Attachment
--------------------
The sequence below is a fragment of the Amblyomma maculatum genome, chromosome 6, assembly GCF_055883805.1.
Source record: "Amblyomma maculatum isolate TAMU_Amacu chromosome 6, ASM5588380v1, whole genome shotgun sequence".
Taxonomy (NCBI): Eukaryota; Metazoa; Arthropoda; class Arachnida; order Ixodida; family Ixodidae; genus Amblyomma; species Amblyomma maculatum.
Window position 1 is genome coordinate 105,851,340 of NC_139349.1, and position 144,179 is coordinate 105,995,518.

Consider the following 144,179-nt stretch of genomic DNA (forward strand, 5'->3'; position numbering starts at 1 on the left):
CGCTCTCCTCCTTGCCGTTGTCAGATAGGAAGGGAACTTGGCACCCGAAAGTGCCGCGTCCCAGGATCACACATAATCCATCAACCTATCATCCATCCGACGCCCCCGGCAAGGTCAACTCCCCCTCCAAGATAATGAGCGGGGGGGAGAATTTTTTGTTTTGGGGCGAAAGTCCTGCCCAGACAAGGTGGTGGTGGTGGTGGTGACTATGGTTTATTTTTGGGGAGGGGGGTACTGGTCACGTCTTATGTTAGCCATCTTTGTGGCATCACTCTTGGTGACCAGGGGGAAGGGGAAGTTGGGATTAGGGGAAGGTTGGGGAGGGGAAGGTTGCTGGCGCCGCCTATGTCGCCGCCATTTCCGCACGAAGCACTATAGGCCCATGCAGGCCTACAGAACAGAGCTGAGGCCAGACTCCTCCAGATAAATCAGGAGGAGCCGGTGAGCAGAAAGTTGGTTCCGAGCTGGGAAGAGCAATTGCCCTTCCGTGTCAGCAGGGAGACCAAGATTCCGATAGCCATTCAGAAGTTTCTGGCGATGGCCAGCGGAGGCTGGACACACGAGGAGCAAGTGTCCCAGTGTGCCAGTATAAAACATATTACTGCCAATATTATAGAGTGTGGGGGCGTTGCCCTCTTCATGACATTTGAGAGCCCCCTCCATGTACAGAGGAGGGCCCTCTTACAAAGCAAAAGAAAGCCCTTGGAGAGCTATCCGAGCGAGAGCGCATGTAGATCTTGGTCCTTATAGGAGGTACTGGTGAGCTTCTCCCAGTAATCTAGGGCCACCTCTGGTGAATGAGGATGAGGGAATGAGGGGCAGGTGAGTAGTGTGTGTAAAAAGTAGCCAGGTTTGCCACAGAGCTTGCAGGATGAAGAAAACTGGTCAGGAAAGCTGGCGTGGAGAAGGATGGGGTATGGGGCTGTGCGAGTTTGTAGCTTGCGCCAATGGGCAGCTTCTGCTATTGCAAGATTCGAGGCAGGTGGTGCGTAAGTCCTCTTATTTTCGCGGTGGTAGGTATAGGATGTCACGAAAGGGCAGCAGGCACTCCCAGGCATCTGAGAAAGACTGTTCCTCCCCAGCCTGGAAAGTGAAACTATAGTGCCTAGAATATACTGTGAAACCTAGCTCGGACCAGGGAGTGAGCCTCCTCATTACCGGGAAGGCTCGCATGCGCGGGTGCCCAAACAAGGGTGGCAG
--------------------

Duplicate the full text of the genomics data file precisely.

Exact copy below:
The sequence below is a fragment of the Amblyomma maculatum genome, chromosome 6, assembly GCF_055883805.1.
Source record: "Amblyomma maculatum isolate TAMU_Amacu chromosome 6, ASM5588380v1, whole genome shotgun sequence".
Taxonomy (NCBI): Eukaryota; Metazoa; Arthropoda; class Arachnida; order Ixodida; family Ixodidae; genus Amblyomma; species Amblyomma maculatum.
Window position 1 is genome coordinate 105,851,340 of NC_139349.1, and position 144,179 is coordinate 105,995,518.

Consider the following 144,179-nt stretch of genomic DNA (forward strand, 5'->3'; position numbering starts at 1 on the left):
CGCTCTCCTCCTTGCCGTTGTCAGATAGGAAGGGAACTTGGCACCCGAAAGTGCCGCGTCCCAGGATCACACATAATCCATCAACCTATCATCCATCCGACGCCCCCGGCAAGGTCAACTCCCCCTCCAAGATAATGAGCGGGGGGGAGAATTTTTTGTTTTGGGGCGAAAGTCCTGCCCAGACAAGGTGGTGGTGGTGGTGGTGACTATGGTTTATTTTTGGGGAGGGGGGTACTGGTCACGTCTTATGTTAGCCATCTTTGTGGCATCACTCTTGGTGACCAGGGGGAAGGGGAAGTTGGGATTAGGGGAAGGTTGGGGAGGGGAAGGTTGCTGGCGCCGCCTATGTCGCCGCCATTTCCGCACGAAGCACTATAGGCCCATGCAGGCCTACAGAACAGAGCTGAGGCCAGACTCCTCCAGATAAATCAGGAGGAGCCGGTGAGCAGAAAGTTGGTTCCGAGCTGGGAAGAGCAATTGCCCTTCCGTGTCAGCAGGGAGACCAAGATTCCGATAGCCATTCAGAAGTTTCTGGCGATGGCCAGCGGAGGCTGGACACACGAGGAGCAAGTGTCCCAGTGTGCCAGTATAAAACATATTACTGCCAATATTATAGAGTGTGGGGGCGTTGCCCTCTTCATGACATTTGAGAGCCCCCTCCATGTACAGAGGAGGGCCCTCTTACAAAGCAAAAGAAAGCCCTTGGAGAGCTATCCGAGCGAGAGCGCATGTAGATCTTGGTCCTTATAGGAGGTACTGGTGAGCTTCTCCCAGTAATCTAGGGCCACCTCTGGTGAATGAGGATGAGGGAATGAGGGGCAGGTGAGTAGTGTGTGTAAAAAGTAGCCAGGTTTGCCACAGAGCTTGCAGGATGAAGAAAACTGGTCAGGAAAGCTGGCGTGGAGAAGGATGGGGTATGGGGCTGTGCGAGTTTGTAGCTTGCGCCAATGGGCAGCTTCTGCTATTGCAAGATTCGAGGCAGGTGGTGCGTAAGTCCTCTTATTTTCGCGGTGGTAGGTATAGGATGTCACGAAAGGGCAGCAGGCACTCCCAGGCATCTGAGAAAGACTGTTCCTCCCCAGCCTGGAAAGTGAAACTATAGTGCCTAGAATATACTGTGAAACCTAGCTCGGACCAGGGAGTGAGCCTCCTCATTACCGGGAAGGCTCGCATGCGCGGGTGCCCAAACAAGGGTGGCAG